As with many topics there are people that have taken a stand on either side of the race based medicine debate. There are those scientists who are on the side that “understanding the unique patterns of genes across patient populations defined by race will help identify population... ... middle of paper ... ...ll 2006, p 497-499. Cohn, Jay N., The Use of Race and Ethnicity in Medicine: Lessons from the African-American Heart Failure Trial, J.L. Med. & Ethics, Race and Ethnicity, Fall 2006, p 552-554.
Social Science & Medicine, 53, 1067-1080. doi: 10.1016/S0277-9536(00)00402-0 Underwood, J. M., Townsend, J. S., Tai, E., Davis, S. P., Stewart, S. L., White, A., . . . Fairley, T. L. (2012). Racial and regional disparities in lung cancer incidence.
Retrieved from http://www.cancer.gov/cancertopics/factsheet/Risk/HPV National University Hospital (2003, November). Genetic Testing- Why When and Whom. Retrieved from http://www.nuh.com.sg/wbn/slot/u3609/Education/Healthcare%20Professionals/Education%20&%20Training%20Opportunities/Bulletin/bulletin_33.pdf World Health Organization (2013, September). WHO | Human papillomavirus (HPV) and cervical cancer. Retrieved from http://www.who.int/mediacentre/factsheets/fs380/en/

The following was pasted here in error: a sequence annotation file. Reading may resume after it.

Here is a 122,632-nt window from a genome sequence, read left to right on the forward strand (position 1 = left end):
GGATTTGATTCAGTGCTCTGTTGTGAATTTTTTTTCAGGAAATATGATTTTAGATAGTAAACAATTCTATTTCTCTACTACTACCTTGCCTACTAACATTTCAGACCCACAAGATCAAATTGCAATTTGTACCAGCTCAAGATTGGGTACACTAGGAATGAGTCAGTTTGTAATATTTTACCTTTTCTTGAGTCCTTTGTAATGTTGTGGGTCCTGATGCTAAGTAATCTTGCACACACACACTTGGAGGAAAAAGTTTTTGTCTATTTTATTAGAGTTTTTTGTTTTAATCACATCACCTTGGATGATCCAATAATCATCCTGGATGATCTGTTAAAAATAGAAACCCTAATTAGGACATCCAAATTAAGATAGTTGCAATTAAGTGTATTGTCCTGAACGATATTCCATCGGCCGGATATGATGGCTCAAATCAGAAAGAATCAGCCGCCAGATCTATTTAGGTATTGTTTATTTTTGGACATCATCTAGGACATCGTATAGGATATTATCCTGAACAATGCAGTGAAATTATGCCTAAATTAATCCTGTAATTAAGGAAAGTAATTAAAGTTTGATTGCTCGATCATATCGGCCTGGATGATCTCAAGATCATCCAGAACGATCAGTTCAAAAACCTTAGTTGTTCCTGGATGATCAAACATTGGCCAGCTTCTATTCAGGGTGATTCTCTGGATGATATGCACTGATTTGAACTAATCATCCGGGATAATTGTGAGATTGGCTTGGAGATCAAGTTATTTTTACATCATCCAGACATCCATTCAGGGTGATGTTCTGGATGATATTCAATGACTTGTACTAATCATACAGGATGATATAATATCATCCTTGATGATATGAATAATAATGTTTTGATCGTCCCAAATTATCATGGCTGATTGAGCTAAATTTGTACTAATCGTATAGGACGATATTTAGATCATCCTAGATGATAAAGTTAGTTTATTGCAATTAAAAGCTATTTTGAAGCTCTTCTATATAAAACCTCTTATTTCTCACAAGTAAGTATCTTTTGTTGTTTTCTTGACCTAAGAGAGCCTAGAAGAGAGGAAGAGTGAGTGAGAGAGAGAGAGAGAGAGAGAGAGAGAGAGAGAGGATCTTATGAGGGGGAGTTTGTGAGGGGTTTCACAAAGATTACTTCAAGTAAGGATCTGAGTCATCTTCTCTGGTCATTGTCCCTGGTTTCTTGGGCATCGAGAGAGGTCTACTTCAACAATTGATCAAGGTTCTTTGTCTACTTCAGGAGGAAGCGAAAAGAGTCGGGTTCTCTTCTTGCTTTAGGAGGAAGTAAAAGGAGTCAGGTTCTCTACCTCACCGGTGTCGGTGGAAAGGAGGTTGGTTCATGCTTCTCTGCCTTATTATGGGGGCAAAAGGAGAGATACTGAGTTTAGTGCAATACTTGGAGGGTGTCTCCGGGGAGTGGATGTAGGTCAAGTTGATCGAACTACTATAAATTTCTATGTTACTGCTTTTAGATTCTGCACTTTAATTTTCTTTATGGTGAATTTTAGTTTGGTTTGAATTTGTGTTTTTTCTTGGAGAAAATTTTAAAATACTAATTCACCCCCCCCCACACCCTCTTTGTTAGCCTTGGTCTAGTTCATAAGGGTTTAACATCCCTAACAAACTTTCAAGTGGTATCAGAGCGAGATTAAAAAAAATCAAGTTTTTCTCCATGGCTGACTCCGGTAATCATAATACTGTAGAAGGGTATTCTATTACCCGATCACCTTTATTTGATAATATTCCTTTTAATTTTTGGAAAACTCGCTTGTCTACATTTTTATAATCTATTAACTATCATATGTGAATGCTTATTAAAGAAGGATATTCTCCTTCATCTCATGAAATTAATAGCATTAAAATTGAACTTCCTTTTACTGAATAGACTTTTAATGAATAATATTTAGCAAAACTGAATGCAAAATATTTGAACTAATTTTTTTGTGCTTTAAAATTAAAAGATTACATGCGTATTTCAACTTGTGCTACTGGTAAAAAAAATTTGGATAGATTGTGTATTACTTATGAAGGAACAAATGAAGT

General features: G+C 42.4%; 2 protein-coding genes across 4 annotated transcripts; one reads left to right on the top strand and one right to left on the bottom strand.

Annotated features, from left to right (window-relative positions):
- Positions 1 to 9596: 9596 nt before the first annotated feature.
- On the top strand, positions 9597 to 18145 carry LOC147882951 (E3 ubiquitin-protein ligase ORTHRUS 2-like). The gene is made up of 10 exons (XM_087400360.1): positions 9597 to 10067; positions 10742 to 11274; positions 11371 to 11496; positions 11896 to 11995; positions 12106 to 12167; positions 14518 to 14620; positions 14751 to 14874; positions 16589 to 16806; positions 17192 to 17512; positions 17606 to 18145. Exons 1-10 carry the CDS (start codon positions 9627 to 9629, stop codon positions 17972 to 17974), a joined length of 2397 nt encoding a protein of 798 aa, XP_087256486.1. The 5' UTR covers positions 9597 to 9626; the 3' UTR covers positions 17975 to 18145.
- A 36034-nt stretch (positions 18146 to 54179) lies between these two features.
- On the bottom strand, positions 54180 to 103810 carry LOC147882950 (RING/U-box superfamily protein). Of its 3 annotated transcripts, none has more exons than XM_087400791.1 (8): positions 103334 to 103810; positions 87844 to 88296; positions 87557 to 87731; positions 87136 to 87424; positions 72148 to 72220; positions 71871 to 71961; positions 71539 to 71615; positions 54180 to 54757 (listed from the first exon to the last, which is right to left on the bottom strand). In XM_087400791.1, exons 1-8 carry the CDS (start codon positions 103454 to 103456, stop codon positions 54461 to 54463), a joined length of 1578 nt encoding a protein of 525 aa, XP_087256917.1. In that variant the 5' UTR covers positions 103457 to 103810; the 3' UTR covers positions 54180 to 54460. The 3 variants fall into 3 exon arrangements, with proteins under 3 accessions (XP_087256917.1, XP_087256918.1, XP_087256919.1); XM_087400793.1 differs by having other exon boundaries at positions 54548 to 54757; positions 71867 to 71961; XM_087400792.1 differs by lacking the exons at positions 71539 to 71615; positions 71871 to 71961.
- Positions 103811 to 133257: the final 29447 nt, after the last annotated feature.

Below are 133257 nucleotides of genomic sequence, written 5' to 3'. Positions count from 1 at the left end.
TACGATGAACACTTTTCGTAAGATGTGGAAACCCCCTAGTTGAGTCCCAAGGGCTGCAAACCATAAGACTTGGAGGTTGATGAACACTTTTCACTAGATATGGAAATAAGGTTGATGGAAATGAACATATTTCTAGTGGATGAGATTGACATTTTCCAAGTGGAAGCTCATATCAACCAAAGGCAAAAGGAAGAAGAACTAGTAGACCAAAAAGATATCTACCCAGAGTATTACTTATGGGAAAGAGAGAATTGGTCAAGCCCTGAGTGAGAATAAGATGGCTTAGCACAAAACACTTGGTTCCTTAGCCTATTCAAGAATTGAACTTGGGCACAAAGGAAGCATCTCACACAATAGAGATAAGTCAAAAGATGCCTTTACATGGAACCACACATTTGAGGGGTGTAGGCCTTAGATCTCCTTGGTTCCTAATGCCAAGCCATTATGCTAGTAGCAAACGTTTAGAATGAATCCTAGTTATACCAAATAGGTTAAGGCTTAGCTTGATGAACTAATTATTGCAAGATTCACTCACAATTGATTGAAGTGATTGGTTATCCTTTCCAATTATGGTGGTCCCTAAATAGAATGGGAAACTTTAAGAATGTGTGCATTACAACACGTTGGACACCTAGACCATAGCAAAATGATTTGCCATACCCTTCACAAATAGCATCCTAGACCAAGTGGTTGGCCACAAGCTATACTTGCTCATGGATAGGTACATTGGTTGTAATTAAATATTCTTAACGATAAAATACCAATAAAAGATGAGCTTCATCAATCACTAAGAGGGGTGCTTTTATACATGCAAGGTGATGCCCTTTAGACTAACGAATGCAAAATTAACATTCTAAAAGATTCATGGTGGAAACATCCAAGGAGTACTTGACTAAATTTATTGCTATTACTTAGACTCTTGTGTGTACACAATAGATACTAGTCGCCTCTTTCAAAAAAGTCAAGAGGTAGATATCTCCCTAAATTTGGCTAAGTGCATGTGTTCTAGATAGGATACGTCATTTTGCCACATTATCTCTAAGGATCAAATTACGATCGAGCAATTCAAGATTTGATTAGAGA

Racial tensions, in the form of prejudice and discrimination certainly contribute to the obvious health disparities experienced by African-Americans. “Health disparities refer to the gaps of quality of health and health care across racial and ethnic groups” (Wikipedia, 2014). Results from a 2003 Health Interview Survey indicated that “African-Americans and Hispanics were the most likely to report the feeling of being discriminated against when seeking health care” (Sorkin, Ngo-Metzger, & DeAlba, 2010). The perception of discrimination affects the way many patients make decisions about their medical care from adherence to medication regimens to follow-up and treatment recommendations. The increased risk of disease, as well as disability and premature death is well documented within the black community.